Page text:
Identification of childhood disability in Jamaica: The ten question screen

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Jun. 1992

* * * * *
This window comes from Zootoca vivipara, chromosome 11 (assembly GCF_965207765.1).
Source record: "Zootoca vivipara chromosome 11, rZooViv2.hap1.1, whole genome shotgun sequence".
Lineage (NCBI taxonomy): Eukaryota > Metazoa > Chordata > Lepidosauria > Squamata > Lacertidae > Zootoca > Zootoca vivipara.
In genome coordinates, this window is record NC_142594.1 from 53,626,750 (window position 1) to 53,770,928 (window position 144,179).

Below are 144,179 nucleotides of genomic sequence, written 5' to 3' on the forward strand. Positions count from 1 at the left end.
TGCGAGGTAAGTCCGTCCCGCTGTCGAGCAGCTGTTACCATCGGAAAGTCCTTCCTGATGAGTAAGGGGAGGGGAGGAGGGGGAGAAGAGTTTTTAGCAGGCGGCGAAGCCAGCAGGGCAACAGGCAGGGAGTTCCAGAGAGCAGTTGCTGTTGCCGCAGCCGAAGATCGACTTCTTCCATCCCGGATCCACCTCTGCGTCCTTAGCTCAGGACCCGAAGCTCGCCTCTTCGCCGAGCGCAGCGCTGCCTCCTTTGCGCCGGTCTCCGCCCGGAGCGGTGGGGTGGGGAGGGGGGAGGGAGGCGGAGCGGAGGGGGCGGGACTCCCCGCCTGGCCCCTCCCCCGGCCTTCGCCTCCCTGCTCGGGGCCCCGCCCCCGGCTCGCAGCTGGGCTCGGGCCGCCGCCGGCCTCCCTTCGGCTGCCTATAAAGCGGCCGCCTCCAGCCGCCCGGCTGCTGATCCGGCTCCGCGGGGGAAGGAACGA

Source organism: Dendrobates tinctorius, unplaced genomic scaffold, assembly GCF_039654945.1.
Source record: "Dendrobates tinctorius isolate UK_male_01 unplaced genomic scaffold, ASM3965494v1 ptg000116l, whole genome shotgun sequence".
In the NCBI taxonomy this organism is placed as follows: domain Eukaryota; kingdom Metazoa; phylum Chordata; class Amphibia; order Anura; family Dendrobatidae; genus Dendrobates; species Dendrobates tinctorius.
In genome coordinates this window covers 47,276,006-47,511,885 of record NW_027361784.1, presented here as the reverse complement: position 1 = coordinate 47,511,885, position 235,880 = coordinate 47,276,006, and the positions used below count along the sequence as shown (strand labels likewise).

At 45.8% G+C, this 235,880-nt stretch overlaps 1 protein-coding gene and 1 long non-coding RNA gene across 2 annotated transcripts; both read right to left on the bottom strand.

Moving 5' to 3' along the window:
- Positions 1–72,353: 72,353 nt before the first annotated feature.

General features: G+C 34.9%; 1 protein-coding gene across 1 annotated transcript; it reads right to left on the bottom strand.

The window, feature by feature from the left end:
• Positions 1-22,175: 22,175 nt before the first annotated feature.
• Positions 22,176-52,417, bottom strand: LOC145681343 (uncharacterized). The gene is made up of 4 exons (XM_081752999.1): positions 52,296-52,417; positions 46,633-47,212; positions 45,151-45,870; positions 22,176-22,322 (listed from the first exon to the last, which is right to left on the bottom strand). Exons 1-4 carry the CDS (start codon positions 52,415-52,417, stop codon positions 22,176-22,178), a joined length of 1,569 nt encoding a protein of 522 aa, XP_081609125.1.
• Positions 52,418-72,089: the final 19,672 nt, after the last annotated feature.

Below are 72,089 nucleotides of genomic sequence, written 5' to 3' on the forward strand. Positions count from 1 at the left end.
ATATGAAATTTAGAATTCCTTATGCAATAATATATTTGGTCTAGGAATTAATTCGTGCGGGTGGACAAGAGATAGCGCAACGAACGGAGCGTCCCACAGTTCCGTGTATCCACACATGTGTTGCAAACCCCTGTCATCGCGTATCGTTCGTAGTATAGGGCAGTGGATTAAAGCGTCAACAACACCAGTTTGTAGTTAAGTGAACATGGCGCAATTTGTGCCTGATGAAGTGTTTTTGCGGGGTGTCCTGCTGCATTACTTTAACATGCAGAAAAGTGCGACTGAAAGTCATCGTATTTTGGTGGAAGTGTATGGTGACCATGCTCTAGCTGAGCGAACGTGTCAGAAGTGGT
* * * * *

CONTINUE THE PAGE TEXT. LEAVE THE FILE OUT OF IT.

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This study was part of the International Epidemiologic Study on Childhood Disability. The Ten Question Screen (TQ) was used as the main instrument to identify disability in a two-stage population-based survey of 5,478 children aged 2-9 years in Clarendon, Jamaica. In the second stage, TQ positive and 8 percent of the screen negative controls were professionally assessed by a doctor and a psychologist, using standard criteria based on the main classification system of the ICIDH. Sensitivity of the TQ as a whole varied in different strata of the group and amongst different disabilities, from perfect girls under six years, fits and motor disabilities, and for serious disability in all groups except boys over five years with cognitive disability. Specificity was good, but the false positive rate was unacceptably high, at 74 percent. It was concluded that the validation of a simple questionnaire of perceptions of behaviour against objective measurements of impairments was perhaps not fair to the TQ. In spite of this, the TQ would be a very useful instrument in collecting disability data or for identifying people in need of rehabilitation help, if a way of reducing false positives could be found


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